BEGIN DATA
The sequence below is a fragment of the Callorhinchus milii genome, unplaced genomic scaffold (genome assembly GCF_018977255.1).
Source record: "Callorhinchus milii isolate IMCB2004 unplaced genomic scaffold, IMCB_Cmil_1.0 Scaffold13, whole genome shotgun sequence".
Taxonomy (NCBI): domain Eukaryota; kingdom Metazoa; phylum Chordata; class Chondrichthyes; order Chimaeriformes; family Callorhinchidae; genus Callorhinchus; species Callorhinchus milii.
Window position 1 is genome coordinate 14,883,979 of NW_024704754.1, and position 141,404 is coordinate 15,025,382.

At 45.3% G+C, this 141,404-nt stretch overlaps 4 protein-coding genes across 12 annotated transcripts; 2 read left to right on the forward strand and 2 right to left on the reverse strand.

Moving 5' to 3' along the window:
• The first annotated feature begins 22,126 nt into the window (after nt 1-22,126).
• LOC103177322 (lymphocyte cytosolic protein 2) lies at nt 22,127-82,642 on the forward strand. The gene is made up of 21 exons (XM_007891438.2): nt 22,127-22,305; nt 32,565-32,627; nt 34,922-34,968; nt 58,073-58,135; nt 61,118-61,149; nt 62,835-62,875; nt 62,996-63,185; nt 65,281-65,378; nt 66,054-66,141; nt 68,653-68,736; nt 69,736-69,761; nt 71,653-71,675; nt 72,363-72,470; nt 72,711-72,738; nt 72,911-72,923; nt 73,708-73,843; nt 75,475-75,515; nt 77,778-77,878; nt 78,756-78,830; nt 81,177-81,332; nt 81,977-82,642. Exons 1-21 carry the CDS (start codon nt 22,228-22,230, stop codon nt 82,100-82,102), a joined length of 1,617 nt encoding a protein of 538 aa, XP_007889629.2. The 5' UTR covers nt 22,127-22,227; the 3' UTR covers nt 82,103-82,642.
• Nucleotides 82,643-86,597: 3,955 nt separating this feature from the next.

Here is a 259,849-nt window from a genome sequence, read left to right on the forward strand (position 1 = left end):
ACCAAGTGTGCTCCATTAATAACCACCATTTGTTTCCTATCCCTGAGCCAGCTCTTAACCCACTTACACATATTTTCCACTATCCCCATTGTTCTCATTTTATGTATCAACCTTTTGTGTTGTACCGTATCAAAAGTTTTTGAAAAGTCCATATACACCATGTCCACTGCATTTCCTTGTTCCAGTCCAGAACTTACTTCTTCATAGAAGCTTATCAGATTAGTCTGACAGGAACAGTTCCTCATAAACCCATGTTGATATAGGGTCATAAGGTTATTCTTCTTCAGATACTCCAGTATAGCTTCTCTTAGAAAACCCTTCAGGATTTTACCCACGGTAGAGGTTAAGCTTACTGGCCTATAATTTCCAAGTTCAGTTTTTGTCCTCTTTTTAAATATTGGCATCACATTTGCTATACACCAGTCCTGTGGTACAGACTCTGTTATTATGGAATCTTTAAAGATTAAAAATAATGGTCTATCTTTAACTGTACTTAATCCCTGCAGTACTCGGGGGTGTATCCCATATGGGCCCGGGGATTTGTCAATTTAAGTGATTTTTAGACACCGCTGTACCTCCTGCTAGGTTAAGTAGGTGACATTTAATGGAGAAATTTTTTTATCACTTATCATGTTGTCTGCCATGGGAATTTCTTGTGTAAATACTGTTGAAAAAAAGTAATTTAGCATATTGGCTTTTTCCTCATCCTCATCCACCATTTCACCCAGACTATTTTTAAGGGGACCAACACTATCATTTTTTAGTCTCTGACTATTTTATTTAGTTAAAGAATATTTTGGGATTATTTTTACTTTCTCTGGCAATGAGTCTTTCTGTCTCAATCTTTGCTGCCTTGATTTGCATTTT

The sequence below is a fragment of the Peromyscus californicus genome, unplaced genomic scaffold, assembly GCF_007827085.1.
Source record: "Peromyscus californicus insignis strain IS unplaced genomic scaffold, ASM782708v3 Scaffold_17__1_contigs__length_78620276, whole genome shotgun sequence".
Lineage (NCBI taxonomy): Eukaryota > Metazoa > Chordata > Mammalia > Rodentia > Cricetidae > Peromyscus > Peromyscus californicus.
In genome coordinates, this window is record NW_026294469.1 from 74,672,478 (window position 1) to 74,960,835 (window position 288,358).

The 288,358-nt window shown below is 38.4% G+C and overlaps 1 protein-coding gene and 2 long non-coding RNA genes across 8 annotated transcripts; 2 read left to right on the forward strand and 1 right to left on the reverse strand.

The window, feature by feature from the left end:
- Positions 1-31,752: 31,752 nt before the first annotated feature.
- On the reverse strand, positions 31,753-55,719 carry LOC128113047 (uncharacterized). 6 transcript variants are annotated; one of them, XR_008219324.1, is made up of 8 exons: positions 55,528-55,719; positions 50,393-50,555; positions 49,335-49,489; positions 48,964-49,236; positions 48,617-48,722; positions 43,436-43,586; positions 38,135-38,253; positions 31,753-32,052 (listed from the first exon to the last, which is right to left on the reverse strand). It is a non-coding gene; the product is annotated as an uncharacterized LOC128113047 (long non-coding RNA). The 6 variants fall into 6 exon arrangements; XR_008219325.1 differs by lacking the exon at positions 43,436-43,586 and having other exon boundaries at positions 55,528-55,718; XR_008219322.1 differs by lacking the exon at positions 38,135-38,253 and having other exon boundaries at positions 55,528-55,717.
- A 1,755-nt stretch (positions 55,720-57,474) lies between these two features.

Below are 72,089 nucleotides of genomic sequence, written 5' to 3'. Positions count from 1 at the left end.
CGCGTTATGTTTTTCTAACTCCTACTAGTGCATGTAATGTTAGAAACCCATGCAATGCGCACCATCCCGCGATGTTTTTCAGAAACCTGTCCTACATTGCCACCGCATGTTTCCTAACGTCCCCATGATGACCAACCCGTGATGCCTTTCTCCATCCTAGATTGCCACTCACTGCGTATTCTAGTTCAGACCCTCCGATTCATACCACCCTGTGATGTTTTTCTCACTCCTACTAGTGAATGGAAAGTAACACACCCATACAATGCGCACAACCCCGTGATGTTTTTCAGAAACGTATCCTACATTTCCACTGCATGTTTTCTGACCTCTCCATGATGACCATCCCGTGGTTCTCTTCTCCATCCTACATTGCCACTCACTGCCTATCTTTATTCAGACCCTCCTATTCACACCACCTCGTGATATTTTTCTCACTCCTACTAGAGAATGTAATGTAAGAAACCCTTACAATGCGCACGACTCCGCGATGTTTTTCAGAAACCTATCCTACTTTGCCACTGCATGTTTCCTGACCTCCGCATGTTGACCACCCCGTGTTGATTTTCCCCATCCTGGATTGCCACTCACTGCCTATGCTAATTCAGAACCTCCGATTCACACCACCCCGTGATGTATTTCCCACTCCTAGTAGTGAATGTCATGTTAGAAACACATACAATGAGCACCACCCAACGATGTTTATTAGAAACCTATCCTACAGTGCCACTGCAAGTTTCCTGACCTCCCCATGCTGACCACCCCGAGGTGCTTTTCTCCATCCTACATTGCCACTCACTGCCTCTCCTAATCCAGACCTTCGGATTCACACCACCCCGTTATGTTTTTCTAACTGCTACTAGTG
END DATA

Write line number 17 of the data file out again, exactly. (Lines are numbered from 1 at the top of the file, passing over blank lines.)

The window, feature by feature from the left end: